There is a lot of truth to this saying and therefore I will gladly let the pictures do the talking in this photo essay on little Monhegan Island.
Monhegan Island in Twenty Photos
Monhegan is the only village on Monhegan Island. There is a great view from the lighthouse on the hill.
The Monhegan Island Light is located on a hill behind the village and was built in 1850.
There are no paved roads, nor cars on the island. To get around you just walk on gravel roads like this.
The gardens of every house are impeccable…
… and the wooden houses themselves are beautifully painted.
The local economy still largely depends on fishing and lobstering.
Permanent residents probably all have a boat to get around the island.
There are less than 100 people living on Monhegan Island permanently. In summer, the population grows with the arrival of artists and handicrafters.
The village’s small beach is a center of activity. There is a nice fish market and seafood restaurant, and it’s right next to the tiny port.
Everywhere in the village you can see big stacks of lobster cages.
The seafood restaurant at the beach serves the freshest seafood possible.
In summer lots of artists and artisans flock to the island for a few months and set up shop.
The village of Monhegan has several small art galleries and craft shops.
You can walk all over the island on hiking trails and unpaved roads, sometimes offering nice views of Monhegan Village.
While the year-round population is about 65 nowadays, in summer the island attracts dozens of new visitors each day.
Monhegan Island makes for an ideal day trip, but people who want to get away from it all can stay in one of the B&Bs or at the hotel and enjoy the unhurried pace and relaxed atmosphere of this isolated island.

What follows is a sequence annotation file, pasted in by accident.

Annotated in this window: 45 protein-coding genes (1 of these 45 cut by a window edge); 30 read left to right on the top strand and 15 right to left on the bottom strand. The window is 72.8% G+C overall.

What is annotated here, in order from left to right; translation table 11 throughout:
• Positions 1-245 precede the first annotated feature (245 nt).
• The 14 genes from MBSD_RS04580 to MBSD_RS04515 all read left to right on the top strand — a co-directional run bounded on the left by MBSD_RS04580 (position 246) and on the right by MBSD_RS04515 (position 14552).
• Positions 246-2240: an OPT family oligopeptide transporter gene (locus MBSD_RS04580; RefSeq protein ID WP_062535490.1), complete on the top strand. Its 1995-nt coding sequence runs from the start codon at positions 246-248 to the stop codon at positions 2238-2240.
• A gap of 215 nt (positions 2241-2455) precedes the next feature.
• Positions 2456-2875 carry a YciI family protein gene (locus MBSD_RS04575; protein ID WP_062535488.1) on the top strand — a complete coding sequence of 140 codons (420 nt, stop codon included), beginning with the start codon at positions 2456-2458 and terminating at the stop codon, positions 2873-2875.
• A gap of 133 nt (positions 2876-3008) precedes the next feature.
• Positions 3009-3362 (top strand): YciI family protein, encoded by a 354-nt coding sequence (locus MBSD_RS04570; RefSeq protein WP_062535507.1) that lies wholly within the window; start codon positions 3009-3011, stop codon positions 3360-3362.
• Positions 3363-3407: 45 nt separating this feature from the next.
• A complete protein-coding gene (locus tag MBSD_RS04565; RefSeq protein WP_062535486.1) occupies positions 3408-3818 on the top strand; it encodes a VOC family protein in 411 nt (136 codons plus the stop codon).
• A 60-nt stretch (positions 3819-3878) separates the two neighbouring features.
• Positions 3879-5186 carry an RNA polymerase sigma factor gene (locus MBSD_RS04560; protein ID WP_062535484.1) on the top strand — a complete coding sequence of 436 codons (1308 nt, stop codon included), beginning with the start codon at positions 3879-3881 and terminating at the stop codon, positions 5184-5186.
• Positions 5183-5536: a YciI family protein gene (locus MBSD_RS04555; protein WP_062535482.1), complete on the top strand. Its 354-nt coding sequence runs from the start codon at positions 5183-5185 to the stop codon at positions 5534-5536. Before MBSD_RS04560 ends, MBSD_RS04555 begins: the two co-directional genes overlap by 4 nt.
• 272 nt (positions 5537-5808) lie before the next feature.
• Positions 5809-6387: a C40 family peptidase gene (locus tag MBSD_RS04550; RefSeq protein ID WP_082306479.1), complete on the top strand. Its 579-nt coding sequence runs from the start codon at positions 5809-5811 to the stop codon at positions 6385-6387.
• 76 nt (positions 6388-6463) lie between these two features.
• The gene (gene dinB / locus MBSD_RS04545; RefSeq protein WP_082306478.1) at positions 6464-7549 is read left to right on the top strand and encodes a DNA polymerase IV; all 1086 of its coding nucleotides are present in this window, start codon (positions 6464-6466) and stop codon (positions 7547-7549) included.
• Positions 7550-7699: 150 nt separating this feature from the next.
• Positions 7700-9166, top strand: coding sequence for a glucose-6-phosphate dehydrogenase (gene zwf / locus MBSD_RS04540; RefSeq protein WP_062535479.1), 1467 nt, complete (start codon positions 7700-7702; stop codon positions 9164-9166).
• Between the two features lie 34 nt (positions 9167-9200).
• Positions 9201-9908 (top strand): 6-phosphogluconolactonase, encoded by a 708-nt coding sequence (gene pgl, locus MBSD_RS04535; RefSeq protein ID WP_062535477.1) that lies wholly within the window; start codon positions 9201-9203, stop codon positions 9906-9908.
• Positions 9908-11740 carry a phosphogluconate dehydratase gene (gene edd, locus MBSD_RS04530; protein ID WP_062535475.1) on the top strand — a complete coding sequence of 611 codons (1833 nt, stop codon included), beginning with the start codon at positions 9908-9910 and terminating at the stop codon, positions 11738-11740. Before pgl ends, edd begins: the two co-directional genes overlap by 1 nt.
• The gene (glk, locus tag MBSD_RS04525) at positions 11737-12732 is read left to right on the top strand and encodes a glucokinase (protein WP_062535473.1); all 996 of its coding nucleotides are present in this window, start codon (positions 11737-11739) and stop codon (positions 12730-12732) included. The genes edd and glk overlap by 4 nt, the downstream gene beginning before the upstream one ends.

The island is located approximately ten miles from the mainland of Maine and can only be reached by boat.
Besides the galleries and shops, there is also a library, church and school.
There are no bars on the island, but the community does have its very own brewery.
The local brewing company knows what its doing and pours some tasty beers.
Caroline and I spent a full day on Monhegan Island in the beginning of August. We hiked around, visited a couple of galleries, sampled some local beers and had a delicious lobster roll.
It is definitely a destination that’s off the beaten track – very literally in many ways – but paying a visit is highly recommended if you happen to find yourself in Maine sometime. I hope that this photo essay gives you an idea of what it looks like and that it triggers your desire to go there. If it does and you do, please don’t hesitate to let me know what your thoughts are.
Bram Reusen is a Belgian travel photographer, writer and the founder of Travel. Experience. Live. He now lives in Charlottesville, Virginia, USA. From backpacking and adventuring to slow travel and cycling trips, Bram focuses on nature and adventure travel. His passions are hiking in national parks and sampling craft beers.